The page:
Dr. Singh presents lecture about all-gender restrooms

Dr. Anneliese A. Singh, Associate Professor and Associate Dean of Diversity, Equity and Inclusion in the College of Education, presented a lecture on Oct. 13 at 3:30p.m. The lecture, titled “What if Trans Liberation was for Everybody?: The Importance of ‘All-Gender’ Bathrooms,”  took place in the Campus Center Ballroom.

She spoke to students about trans liberation in light of the incident that occurred in the Ingram Library weeks ago. On Sunday, Sept. 18, a UWG student removed temporary all-gender bathroom signs from single-occupancy restrooms.

During her presentation, she addressed the safety concern for transgender individuals using bathrooms. She displayed an image of a transgender person deciding which bathroom to use. If they use one bathroom, then they could face jail time. If they use the other, they could be harmed.

“Nearly 80 to 90 percent of trans people report being hurt in bathrooms,” Dr. Singh said. “I want you to go to the last time you used the bathroom today. I want you to imagine feeling the anticipation that you might be hurt in that bathroom.”

Her presentation highlighted the benefits of all-gender restrooms for everyone.

“Single-stall bathrooms are 100 percent good for people who identify as gender-queer and nonbinary, who really may not want to be using the bathroom with everyone else.”

She also said these bathrooms can be helpful to people with disabilities, those who may need to inject medication and for mothers and fathers with children.

“For all of us, a single-stall bathroom can be our best friend,” she said. “We need to have some privacy, right?”

Later, she described the elements of shared trans liberation and defined what liberation meant.

“It’s the act or process of freeing someone or something from control,” she said. “That’s like the foundation of this country, right? The removal of traditional social, sexual roles, attitudes. It’s kind of freeing yourself of stereotypes.”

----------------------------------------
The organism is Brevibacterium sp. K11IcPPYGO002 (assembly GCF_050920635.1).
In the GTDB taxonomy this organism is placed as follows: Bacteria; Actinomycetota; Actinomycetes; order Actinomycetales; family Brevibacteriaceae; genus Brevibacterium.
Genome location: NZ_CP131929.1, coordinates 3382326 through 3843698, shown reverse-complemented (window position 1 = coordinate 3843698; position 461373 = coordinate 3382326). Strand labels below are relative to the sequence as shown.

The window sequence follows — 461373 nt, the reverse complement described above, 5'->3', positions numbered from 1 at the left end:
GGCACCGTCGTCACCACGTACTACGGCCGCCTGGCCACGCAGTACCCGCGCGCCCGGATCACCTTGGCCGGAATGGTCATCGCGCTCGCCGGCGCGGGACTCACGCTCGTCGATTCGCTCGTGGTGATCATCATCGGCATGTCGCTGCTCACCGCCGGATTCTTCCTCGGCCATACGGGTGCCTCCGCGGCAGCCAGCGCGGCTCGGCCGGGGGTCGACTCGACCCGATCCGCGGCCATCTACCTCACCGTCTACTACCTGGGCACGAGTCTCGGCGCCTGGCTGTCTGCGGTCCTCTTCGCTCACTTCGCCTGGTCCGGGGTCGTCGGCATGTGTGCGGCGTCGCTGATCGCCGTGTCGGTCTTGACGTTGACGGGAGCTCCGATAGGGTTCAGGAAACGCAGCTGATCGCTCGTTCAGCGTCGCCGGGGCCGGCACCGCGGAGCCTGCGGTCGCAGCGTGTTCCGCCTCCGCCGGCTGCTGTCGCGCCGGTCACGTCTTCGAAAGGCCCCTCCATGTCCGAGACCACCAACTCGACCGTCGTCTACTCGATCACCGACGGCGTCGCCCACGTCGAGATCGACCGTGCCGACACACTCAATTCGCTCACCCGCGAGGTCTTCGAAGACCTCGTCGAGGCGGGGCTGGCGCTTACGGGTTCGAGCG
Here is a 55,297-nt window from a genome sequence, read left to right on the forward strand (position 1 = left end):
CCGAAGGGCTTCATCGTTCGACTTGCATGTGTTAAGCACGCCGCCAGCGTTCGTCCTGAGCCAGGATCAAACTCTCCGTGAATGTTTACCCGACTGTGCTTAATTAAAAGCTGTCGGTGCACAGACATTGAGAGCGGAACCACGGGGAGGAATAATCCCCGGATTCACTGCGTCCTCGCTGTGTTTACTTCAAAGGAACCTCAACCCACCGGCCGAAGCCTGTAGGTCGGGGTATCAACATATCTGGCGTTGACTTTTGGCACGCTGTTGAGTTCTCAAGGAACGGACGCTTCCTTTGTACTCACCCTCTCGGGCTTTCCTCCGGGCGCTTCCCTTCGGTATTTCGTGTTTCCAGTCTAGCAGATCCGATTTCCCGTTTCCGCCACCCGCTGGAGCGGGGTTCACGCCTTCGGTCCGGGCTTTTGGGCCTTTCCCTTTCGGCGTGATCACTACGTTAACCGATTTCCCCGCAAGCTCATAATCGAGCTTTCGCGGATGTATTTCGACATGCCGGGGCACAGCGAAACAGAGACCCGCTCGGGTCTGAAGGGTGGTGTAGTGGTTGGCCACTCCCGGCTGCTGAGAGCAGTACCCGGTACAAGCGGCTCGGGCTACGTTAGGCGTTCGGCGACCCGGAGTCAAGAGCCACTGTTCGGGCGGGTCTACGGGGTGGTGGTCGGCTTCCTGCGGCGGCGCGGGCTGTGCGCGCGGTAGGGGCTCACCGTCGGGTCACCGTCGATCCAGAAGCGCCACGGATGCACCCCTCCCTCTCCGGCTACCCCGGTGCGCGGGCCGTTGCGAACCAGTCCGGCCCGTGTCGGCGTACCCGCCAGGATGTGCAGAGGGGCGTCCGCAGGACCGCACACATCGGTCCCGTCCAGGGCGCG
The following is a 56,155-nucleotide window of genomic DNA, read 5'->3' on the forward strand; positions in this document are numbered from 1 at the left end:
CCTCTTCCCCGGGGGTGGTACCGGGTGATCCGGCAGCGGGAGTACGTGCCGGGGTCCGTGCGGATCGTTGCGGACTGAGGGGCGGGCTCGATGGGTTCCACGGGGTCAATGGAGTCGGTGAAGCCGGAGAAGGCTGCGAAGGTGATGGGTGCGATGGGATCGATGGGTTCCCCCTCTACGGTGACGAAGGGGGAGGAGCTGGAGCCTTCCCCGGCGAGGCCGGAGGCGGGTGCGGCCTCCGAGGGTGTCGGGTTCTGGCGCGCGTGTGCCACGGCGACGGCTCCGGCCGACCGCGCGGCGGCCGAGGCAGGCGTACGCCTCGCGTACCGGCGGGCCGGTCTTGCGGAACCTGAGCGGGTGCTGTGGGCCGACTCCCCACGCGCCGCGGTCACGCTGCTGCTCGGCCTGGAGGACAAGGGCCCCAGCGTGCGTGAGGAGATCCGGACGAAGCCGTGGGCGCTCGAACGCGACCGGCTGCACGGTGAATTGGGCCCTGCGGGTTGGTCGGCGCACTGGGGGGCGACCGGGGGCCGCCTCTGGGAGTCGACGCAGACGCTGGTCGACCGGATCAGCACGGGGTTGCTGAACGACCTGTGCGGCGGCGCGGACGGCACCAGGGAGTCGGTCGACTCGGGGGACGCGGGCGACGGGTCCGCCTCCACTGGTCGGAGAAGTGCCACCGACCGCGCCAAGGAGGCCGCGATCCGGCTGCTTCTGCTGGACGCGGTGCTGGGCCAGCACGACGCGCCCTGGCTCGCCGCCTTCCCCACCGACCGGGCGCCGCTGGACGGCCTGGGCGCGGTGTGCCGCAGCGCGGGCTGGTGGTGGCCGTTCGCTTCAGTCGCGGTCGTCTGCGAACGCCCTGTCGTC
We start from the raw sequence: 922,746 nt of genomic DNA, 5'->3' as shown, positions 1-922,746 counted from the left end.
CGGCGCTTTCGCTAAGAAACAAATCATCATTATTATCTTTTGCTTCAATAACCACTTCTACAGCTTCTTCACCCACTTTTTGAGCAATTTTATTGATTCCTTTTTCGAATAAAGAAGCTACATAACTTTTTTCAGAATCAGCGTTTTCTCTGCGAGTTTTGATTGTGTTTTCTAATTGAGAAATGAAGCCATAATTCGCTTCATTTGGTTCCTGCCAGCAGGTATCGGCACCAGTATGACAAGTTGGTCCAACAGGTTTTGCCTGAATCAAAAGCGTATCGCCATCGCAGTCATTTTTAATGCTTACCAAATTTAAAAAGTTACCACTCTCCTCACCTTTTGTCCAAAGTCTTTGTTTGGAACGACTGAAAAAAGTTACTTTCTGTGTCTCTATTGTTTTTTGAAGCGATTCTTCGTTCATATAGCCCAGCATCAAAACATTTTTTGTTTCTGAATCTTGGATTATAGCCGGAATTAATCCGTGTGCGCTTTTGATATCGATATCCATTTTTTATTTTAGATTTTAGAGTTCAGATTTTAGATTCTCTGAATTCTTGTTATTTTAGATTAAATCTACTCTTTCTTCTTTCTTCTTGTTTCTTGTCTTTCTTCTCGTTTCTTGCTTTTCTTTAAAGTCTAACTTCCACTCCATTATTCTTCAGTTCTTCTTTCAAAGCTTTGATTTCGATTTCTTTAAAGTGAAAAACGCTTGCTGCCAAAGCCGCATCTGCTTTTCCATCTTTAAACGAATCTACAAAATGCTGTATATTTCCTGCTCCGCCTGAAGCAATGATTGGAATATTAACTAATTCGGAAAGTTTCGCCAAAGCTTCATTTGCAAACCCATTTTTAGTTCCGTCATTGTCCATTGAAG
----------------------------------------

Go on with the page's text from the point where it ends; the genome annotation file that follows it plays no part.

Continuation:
One element that can lead to trans liberation was self-reflection. She wanted students to think about the stereotypes and roles they have been placed in because of their gender.

“I think for us, if we’re going to get to shared gender liberation, we have to think about our gender deeply,” she said. “And so, I want you, again, to think about who taught you to be a boy or a girl and how did you get out of those stereotypes.”

“Think about right now,” she also said. “What’s one way you beat your own body up or judge yourself or kind of feel like you have to look and be a certain way? That’s all related to what trans people go through as well.”

Centering the margin or focusing on those who are oppressed was another way to liberation.

“We’ve got to figure out who are the people who are the gender outlaws, who are targeted, who are made fun of,” Dr. Singh said. “If we can make this campus safer for them, guess what? This campus is going to be safer for everyone, right?”

She also touched on accountability. She mentioned taking a stand for what is right and wrong when it comes to injustice toward trans gender individuals. Students can also educate themselves and others about transgender issues.

“That matters, folks,” she said. “It really does. And then we can start to support and encourage social justice and making sure that these things don’t happen. That’s what the bathrooms are about. It’s about supporting and encouraging, and I would say even preventing. The bathroom, on multiple levels, is a public health issue when people don’t feel like they can use it.”

Afterwards, she expressed getting involved in discussions about inequality.

“We cannot be neutral, right?” she said. “And then we’ve got to be curious and learn about trans people’s lives and the lives of people we love who have been hurt around gender. We’ve got to do that with curiosity and respect.”

The final component was healing.

“Trans people, their lives is not going to be made better by you helping them out,” Dr. Singh said. “Trans people’s lives are going to be made better when we all self-reflect on our own gender, how we’ve been hurt, how we’ve learned to live and be differently than we actually were born to be.”



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